If you’re dealing with an #autoimmune disease, chances are you have heard of an autoimmune paleo diet, or maybe even tried it. This diet excludes all grains, legumes, nuts, seeds, dairy, eggs, nightshades, and sometimes other foods such as citrus or natural sweeteners.
While many have used this diet successfully, I want to present another way to look at this diet because, unfortunately, I have also seen many people GET sick while eating this way.
If done right, this diet can be healthy and can aide in healing a leaky gut (which we know is at the root of autoimmune conditions) as well as reducing your allergen load (which helps reduce immune stimulation). But there are REAL risks with this diet that you should take into consideration before starting or before you continue with it.
Lack of fat-soluble vitamins A, D, E, and K. These are essential to human health and without them you can end up digging a deeper hole for your health. You must rely on fatty animal foods to get these vitamins and since avocado, olive, coconut, and meat fats primarily the only fats allowed it can be tricky to get enough animal fat. Most people are used to buying lean cuts of meat to begin with. Use lard, tallow, duck fat, or chicken fat in cooking, and non-lean cuts of meat as solutions to this problem.
Lack of cholesterol. Cholesterol is the raw fuel that our hormones are made from so we need it for our thyroid, adrenal, and sex hormone health. Cholesterol also fights infections (we know infections are a cause of autoimmunity to begin with so we need cholesterol). It also aides in synapse formation so without it we can get brain fog and memory loss. See above for ideas as this only comes from animal fat sources.
High in thyroid-stimulating fats. If you are hypothyroid, this isn’t a bad thing. But if you have Graves’ disease or hyperthyroidism, relying on avocado and coconut as your primary fat sources (both of which are thyroid-stimulating) can have dire consequences. I have seen many hyperthyroid patients eat an AIP diet and get worsening of symptoms — rapid heartbeat that can’t be slowed, anxiety, weight loss, mania, sweating, etc.
Weight loss. This is one of the number one complaints I see when people come to me while on an AIP diet before we make alterations. Bottom line, it is HARD to get enough calories daily while eating AIP. It kind of ends up being like the chicken breast and broccoli low-fat diets of the 80’s/90’s. You can add coconut cream to smoothies, put coconut butter on apples or sweet potatoes, fry vegetables in animal fat, dip vegetable chips in guacamole, and eat fruit (especially dried fruits), and have sausage or bacon daily for additional calories, but you will likely still lose weight. If it gets to a point where you are losing too much weight (again, VERY common), you should think about adding in the least allergenic of the foods you have eliminated and see how you feel and how your blood work looks. White rice and legumes that have been soaked or sprouted tend to be okay for some.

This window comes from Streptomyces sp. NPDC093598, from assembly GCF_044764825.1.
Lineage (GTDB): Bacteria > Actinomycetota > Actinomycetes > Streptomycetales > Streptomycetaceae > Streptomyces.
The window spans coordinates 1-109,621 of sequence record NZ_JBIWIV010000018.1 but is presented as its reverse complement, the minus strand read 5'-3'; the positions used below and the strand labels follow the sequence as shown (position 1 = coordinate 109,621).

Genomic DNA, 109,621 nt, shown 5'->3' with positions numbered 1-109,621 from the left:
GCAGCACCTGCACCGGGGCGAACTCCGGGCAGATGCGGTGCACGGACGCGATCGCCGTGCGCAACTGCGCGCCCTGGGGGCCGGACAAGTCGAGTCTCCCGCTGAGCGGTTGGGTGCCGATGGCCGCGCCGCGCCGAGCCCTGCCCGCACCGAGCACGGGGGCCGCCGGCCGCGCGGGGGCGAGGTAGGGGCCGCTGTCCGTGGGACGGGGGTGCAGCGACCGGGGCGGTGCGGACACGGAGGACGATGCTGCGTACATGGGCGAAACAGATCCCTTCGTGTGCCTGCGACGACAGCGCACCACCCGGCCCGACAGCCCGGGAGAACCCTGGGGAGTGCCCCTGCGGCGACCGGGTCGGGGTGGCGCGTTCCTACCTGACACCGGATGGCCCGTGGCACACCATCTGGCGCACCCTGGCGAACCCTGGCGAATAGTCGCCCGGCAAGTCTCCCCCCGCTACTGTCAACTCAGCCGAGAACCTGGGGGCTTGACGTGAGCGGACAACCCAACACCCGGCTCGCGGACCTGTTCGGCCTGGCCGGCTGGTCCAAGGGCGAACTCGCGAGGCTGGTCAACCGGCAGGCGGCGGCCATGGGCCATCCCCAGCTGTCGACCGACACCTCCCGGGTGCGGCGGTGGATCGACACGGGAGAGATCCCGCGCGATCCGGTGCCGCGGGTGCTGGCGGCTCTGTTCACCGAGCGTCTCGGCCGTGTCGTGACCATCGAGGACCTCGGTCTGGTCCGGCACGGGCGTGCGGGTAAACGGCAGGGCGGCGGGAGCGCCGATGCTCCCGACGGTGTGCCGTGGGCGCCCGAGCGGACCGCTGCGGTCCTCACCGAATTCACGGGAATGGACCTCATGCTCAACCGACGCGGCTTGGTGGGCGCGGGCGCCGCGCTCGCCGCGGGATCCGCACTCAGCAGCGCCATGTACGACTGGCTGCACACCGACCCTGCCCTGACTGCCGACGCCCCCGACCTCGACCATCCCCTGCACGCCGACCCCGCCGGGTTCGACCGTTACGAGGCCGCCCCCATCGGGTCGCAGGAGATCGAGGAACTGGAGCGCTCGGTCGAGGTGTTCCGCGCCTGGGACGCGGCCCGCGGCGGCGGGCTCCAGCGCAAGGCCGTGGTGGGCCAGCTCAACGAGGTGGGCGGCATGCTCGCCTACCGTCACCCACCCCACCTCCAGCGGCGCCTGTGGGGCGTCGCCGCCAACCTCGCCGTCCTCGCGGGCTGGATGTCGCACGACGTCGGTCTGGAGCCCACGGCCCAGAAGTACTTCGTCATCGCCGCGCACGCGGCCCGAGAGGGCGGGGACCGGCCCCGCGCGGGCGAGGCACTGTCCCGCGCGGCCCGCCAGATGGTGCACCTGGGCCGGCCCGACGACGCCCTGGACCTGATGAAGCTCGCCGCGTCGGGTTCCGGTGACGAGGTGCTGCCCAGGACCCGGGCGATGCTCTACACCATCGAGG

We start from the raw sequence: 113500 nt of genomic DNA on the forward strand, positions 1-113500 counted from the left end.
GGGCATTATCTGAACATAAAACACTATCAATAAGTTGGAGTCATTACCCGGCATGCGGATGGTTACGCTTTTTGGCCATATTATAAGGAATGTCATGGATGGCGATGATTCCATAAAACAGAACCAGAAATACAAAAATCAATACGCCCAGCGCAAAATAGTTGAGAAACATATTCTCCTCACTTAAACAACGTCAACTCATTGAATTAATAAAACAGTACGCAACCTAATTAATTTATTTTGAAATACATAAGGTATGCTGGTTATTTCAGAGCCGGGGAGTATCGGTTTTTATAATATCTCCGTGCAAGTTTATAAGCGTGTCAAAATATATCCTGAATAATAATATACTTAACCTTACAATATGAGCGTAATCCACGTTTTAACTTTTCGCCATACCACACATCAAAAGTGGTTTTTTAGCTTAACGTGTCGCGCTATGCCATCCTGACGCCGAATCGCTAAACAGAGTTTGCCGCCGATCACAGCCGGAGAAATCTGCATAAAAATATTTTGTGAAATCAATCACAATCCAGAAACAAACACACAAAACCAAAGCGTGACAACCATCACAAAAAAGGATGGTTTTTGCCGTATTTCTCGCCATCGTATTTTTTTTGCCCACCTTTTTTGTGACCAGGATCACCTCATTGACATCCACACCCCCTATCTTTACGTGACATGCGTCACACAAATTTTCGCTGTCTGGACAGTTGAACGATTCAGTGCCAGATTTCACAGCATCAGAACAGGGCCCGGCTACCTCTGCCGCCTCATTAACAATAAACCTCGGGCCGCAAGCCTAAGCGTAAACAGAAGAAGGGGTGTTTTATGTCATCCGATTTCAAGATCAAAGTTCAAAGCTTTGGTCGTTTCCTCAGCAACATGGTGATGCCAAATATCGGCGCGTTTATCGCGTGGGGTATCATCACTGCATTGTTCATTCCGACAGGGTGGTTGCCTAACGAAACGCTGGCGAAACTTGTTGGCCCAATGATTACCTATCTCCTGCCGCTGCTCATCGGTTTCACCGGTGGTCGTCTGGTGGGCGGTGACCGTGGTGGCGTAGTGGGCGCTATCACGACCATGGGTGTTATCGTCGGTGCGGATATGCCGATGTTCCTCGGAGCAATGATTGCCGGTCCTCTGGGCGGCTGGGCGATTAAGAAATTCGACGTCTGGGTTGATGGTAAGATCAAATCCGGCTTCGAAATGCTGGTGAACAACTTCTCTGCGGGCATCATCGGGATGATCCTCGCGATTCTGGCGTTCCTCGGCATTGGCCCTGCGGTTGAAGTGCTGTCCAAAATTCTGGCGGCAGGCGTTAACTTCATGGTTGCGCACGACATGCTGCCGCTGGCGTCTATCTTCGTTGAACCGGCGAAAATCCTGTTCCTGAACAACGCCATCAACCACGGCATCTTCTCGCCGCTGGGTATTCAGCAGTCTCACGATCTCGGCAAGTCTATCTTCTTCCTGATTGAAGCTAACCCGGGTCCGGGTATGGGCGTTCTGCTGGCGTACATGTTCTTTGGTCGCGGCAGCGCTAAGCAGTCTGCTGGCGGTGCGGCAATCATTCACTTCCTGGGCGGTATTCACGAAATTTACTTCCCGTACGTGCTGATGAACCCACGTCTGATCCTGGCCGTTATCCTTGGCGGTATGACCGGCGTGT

Worsening of mental health or mindset. Simply put, it is hard to ENJOY life when all you are worrying about is diet. If you have to eliminate these foods because the diet genuinely is helping or because you do notice a reaction to these foods, then by all means stick with it. But JOY is a required element to the healing process and it’s not fun for anyone to miss out on social events or to simply start hating food because there are so many rules. Rules and the perceived “punishment” make us sick.
Remember, there are always more sides to the story. Just because a diet is popular at the moment doesn’t mean it’s right for YOU. You are a unique being and deserve a diet as unique as your genes and life history. A standard approach can never take those things into consideration.
Stimulants. I’m not talking about hard drugs here, just those “innocuous”, legal, everyday substances people are self-admittedly addicted to: coffee, tea, energy drinks, artificial sweeteners, sugar, MSG or other flavor enhancers, chocolate, diet pills, and more.
Could you be addicted to stimulants?
Do you feel you can’t start your day with caffeine?
Do you make plans to find and consume the above products before you start your day, at the expense of anything and everyone else?
Do you commonly reach for these items in the afternoon as well?
Do you feel jittery or irritable yet crave the boost from these products?
Do you get noticeable “crashes” after consuming these products?
Are you especially tired in the late afternoon?
Do you have a hard time falling asleep at night?
Do you have racing thoughts during the day?
Do you use stimulants to initiate bowel movements?
If you answered yes to any of these, you may need some help replacing stimulants with substances and nutrients that energize you more gradually or make up for deficiencies that are causing you to crave these things in the first place.
12 ways to overcome stimulant addiction:
Vitamin B12. First, get your level tested. If you are in fact deficient or on the low-end of the scale, you can add in an “active” form of B12 called Methyl, Adenosyl or Hydroxy B12. Avoid synthetic B12 which can actually block the absorption of the nutrient. B12 is best taken in the morning and early afternoon.
DLPA. This is a natural stimulant that raises catecholamine levels (catecholamines help us feel energized). However, it is very different from caffeine — DLPA is subtle and should not cause jitteriness.
Adrenal glandulars. This applies to people whose lab work shows they have low cortisol levels. Low cortisol/adrenal gland function is a major cause of fatigue and therefore, the desire to use stimulants. By boosting cortisol levels, you can eliminate the need fr artificial energy from stimulants.
SAM-e. People who have been dependent upon stimulants for many years are often actually low in SAM-e, which causes the cravings. Supplementation with SAM-e may be very helpful. It is also a natural anti-depressant — win/win.
Determine if you have irregular blood sugar or insulin. This is an all too common cause of stimulant use — your blood sugar drops, or you have problems with insulin resistance, which makes you tired before or after meals. So you instinctively reach for a stimulant to give you an energy boost. Low carbohydrate, high fat, moderate protein diets work very well to eliminate low energy caused by food intake.